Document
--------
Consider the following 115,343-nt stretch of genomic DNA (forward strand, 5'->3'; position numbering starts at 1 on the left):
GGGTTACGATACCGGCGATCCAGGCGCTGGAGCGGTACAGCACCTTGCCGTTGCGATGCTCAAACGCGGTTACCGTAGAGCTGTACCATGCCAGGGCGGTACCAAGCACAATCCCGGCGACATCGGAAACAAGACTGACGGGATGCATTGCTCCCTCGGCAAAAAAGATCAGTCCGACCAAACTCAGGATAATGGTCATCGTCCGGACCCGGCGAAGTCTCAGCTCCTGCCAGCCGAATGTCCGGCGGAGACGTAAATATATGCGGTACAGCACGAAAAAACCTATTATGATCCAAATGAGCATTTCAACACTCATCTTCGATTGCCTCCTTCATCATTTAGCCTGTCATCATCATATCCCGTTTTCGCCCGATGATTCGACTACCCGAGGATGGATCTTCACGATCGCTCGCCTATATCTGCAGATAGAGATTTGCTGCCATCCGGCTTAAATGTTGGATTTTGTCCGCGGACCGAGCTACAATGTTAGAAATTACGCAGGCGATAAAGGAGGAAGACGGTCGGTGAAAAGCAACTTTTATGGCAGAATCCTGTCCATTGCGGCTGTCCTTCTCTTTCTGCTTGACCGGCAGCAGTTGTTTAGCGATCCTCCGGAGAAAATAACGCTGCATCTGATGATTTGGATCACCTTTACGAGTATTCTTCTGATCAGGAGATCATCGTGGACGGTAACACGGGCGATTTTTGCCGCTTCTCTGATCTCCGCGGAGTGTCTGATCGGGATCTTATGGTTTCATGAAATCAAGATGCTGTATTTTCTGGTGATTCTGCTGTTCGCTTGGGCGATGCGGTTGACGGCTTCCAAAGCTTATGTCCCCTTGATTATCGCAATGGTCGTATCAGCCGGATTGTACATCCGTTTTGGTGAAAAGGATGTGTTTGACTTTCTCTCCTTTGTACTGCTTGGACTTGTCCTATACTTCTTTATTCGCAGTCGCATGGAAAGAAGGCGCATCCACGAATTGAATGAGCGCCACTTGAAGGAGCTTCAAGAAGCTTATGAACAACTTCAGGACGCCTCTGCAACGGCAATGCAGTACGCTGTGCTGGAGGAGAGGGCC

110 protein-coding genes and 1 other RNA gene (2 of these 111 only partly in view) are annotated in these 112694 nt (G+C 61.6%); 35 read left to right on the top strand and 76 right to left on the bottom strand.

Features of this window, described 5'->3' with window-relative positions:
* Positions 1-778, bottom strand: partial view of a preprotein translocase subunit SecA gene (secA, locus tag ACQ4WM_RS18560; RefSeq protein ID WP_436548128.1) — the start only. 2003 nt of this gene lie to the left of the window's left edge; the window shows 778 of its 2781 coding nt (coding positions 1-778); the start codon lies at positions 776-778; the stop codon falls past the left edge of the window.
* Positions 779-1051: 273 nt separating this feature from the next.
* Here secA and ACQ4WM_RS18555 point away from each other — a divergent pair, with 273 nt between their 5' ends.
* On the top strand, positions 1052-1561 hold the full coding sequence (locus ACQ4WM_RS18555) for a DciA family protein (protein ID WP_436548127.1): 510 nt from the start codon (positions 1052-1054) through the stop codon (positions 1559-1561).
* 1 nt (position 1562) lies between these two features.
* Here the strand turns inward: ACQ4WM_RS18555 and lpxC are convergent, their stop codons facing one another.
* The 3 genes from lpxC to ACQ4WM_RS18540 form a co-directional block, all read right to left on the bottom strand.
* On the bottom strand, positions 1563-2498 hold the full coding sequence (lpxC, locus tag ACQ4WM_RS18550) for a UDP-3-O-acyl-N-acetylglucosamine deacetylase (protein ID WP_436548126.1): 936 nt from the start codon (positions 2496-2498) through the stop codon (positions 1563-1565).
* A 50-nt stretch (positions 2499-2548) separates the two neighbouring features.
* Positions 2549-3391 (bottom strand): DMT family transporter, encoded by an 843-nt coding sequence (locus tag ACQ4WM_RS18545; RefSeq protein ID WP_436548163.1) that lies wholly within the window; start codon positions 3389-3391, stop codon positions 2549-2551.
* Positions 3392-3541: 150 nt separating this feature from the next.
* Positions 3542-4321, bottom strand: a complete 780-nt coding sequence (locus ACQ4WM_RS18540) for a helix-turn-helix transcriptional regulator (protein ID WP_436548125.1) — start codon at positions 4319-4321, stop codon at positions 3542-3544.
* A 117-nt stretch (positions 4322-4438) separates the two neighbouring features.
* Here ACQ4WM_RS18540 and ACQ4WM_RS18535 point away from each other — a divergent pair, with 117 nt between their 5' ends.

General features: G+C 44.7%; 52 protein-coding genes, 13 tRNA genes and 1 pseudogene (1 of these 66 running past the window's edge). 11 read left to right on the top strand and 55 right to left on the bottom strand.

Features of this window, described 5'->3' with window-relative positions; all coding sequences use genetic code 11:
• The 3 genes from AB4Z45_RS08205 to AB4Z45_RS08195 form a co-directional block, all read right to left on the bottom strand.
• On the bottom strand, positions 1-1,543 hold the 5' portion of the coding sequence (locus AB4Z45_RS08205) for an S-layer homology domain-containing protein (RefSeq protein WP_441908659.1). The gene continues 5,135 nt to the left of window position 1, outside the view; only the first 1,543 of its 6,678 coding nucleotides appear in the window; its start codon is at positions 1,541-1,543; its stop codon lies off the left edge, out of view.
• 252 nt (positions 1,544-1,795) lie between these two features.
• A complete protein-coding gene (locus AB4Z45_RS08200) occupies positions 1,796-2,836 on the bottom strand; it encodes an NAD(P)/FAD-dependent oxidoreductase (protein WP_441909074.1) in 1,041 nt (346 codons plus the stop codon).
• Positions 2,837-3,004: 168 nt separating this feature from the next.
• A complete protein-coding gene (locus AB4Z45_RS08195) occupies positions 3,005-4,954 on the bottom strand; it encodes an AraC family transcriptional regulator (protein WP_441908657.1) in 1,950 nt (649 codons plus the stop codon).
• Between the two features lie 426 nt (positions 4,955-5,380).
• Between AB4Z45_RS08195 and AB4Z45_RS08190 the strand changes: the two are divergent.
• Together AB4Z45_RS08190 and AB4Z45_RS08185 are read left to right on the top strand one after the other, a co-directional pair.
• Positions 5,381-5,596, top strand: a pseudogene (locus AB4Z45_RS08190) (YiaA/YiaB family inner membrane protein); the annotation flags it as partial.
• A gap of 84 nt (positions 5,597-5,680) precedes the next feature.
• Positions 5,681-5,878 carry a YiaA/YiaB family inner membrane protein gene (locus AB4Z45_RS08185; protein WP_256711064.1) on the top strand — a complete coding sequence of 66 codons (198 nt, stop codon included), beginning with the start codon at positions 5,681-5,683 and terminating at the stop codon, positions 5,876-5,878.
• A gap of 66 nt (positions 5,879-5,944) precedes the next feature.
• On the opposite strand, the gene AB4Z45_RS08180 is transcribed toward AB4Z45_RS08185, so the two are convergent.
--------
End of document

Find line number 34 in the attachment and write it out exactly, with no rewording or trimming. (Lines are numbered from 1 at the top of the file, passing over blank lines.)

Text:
• On the opposite strand, the gene AB4Z45_RS08180 is transcribed toward AB4Z45_RS08185, so the two are convergent.